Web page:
I think people have found them over internet: people they meet on Twitter, Facebook, Blogs. There is a post on Goodreads for writers to connect with beta readers. They’ve also made connections at writers conferences or at writers groups who end up beta reading for them.

          I’d be happy to beta read if you’re interested. And if you’re interested in reading more about Libby (well the book is really about her friend) I’d love for you to take a look at mine.

          I think the hard part is finding people who will give quality feedback because of the skill set required and the amount of time required. It can be a very time consuming process, especially for other writers who are working on their own projects. 🙂

          • M. C. Dulac says:

            Thanks for your detailed response Jennifer! My whole life is in slow motion nowadays (Note, how last year I replied to comments within hours, but now it’s taking a week!)

            I’ve set up on Goodreads now and have written some quizzes! I’ll see how I go – I’m only engaging with real life friends or blog friends at the moment. When I mentioned my writing in real life, I haven’t had anything to point to except this blog and Amazon. Now I can refer people to my Goodreads profile if they are interested!

            I’d love to beta read Libby! (in a few months maybe when I have more time) As you say, it is hard to find the time and to ensure you have the right skills. The best readers are the ones who not only pick up the faults you suspect yourself, but the faults that you don’t know about, as well as finding the really good stuff that you didn’t realise was there! I might start reading some of those “How-to” books on editing and story structure, so I can be a good beta reader!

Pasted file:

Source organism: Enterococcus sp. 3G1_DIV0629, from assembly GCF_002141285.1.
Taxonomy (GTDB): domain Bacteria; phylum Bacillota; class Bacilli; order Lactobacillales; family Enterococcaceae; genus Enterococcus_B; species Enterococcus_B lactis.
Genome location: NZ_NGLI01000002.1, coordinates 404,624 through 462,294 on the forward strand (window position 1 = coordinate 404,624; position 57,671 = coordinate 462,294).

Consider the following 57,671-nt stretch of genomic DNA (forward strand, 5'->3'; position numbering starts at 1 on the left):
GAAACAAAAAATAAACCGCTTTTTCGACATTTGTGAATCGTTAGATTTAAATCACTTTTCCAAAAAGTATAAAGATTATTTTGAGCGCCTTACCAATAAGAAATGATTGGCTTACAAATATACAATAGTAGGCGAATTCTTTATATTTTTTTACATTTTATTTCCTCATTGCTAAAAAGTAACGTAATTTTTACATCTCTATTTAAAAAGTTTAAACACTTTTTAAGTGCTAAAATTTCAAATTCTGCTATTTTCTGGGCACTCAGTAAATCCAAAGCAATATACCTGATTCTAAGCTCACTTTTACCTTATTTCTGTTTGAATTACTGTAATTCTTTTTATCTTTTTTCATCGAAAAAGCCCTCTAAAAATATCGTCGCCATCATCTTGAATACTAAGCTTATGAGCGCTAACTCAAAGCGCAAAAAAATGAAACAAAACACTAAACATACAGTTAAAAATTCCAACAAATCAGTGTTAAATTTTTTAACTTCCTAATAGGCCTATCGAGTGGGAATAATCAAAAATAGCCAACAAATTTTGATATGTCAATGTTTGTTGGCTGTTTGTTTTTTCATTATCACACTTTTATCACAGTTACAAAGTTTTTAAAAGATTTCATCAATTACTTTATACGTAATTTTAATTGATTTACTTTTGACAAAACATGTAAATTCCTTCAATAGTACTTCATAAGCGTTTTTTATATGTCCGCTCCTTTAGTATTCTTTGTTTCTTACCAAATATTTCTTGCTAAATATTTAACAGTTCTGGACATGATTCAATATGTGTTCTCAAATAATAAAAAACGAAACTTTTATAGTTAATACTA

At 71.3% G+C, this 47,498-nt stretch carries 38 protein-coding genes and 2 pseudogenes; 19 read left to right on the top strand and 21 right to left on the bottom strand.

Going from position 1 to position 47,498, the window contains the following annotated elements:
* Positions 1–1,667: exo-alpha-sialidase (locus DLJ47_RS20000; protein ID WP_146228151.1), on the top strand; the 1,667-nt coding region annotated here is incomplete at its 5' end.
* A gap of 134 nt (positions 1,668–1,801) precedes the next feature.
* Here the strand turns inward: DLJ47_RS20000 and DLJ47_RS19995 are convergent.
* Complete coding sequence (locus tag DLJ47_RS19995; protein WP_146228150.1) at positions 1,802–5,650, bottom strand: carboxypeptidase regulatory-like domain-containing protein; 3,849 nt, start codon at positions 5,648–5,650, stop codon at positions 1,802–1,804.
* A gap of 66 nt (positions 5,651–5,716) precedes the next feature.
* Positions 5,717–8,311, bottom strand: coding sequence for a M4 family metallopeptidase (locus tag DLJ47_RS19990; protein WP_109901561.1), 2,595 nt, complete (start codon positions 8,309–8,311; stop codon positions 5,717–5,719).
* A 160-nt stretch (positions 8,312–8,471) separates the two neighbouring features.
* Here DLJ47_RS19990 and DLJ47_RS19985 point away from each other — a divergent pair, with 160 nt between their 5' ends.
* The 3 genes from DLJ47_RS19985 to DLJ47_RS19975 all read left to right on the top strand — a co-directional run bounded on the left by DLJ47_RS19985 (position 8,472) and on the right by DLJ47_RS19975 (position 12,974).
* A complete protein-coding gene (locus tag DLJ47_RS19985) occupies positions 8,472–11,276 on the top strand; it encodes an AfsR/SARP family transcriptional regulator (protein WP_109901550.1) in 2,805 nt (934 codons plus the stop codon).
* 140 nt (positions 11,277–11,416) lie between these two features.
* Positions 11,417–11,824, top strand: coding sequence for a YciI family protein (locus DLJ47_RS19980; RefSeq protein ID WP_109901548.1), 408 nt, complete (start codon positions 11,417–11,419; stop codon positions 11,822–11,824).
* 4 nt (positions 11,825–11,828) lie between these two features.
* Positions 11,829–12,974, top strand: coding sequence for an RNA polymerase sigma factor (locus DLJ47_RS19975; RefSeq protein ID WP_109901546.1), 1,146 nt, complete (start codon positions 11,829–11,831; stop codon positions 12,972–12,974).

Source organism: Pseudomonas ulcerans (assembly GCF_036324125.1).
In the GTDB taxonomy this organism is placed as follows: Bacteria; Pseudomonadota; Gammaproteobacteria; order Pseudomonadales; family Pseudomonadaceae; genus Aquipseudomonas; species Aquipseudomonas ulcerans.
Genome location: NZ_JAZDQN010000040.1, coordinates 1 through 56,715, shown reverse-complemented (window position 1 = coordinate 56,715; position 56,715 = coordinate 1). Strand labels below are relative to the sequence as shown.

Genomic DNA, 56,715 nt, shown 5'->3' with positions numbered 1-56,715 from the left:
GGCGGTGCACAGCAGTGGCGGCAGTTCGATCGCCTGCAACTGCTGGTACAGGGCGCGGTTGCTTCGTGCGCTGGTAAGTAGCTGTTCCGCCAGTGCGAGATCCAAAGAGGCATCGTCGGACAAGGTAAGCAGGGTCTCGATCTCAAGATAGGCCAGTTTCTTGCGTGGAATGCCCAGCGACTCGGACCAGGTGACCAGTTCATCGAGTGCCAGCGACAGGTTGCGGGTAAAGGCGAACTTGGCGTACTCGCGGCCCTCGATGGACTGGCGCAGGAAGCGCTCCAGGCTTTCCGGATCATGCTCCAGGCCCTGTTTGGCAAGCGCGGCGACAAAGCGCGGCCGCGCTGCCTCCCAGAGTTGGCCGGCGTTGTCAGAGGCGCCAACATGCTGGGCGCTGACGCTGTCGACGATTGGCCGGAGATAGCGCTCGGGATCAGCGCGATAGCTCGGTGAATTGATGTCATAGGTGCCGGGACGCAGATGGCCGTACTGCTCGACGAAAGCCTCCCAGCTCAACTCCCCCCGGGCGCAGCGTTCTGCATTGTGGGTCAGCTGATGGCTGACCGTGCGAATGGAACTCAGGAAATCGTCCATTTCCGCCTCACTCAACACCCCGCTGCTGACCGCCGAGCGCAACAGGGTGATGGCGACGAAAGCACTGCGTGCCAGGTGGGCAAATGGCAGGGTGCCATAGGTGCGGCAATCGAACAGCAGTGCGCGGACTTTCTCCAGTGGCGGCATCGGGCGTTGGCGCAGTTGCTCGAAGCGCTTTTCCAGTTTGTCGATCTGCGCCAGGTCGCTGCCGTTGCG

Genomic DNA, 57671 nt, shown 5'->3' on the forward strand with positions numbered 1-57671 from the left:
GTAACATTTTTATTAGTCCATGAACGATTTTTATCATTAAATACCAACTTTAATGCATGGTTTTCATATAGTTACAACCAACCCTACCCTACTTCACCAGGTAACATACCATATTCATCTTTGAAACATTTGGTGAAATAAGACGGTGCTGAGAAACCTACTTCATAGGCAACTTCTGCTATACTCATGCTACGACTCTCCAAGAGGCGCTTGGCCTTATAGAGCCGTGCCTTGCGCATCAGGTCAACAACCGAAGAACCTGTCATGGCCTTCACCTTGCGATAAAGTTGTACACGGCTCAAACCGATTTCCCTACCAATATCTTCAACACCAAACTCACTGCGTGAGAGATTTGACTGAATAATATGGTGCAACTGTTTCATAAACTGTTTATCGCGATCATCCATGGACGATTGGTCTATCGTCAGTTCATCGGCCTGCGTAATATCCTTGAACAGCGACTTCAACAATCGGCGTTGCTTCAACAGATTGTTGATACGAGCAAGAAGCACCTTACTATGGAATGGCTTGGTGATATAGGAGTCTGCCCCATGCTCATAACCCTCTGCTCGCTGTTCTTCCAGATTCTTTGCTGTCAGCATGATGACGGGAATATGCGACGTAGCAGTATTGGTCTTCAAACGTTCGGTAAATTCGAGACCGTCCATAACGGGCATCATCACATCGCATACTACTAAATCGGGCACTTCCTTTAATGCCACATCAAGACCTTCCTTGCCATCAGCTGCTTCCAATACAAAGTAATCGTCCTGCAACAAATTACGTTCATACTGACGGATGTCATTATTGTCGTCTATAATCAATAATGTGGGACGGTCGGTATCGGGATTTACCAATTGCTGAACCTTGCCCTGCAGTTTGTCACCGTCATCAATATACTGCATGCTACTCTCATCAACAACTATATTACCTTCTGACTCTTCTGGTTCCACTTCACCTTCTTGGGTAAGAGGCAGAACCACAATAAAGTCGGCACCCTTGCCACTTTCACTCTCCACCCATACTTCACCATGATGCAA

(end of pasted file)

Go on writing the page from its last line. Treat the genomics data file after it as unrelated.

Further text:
• jennifer Windram says:

              As you can see, it’s now taking me more than a week to respond. Sigh.

              I didn’t know you could create quizzes on Goodreads. I’ll have to check out your profile (or whatever it’s called). It sounds fun!

              No worries about Libby. It’s hard to take on a huge task like that and still try to work on your own writing. Why is it so hard to find time??

              • M. C. Dulac says:

                9 days later… (it’s like these messages are going via sailing ship!)

                I’m not sure where time is going! I’m now on Goodreads so you can find me there. Yes there are heaps of quizzes on different writers and books! I’ve added some quizzes to my books!

                I am getting some very stern instructions from friends to get on Facebook, so that may happen this week too!

                I would love to be a beta reader for Libby later in the year! Okay, it’s on my to-do list now!

                • jennifer Windram says:

                  HA! A sailing ship that’s taking it’s time sightseeing along the coast.

                  Yes, let me know about Libby. I’m going to revise it again here soon and then maybe you’ll be interested in reading the latest version once it’s finished.

                  Find me once you get on Facebook 🙂

                  I am going to Goodreads to find you. Now. I’m serious. Here I go…

  8. jmmcdowell says:

    I have never understood the appeal of jumping out of an airplane that’s in perfectly good working order. If an ex-president wants to celebrate his 90th birthday that way, well, whatever floats your boat, I guess. If I make it that long, though, I think I’ll stick to something a bit less risky!

    Fitted sheets were designed by someone with a twisted mind, I think. Probably the same person who decided half-a-cup of ice cream was a serving size for the nutritional labels….

    • jennifer Windram says:

      Yeah. Maybe for my 100th birthday I’ll swim with sharks or something.

      All serving sizes are wrong – you can only eat like two oreos and that is a serving, but you have to eat the whole bag of spinach for that to be a serving. It’s just cruel.

  9. heatherbcosta says:

    I am so with you on point number 1!

    I still haven’t worked out how to effectively fold a fitted sheet and it’s even worse now that I have no one else to do it for me….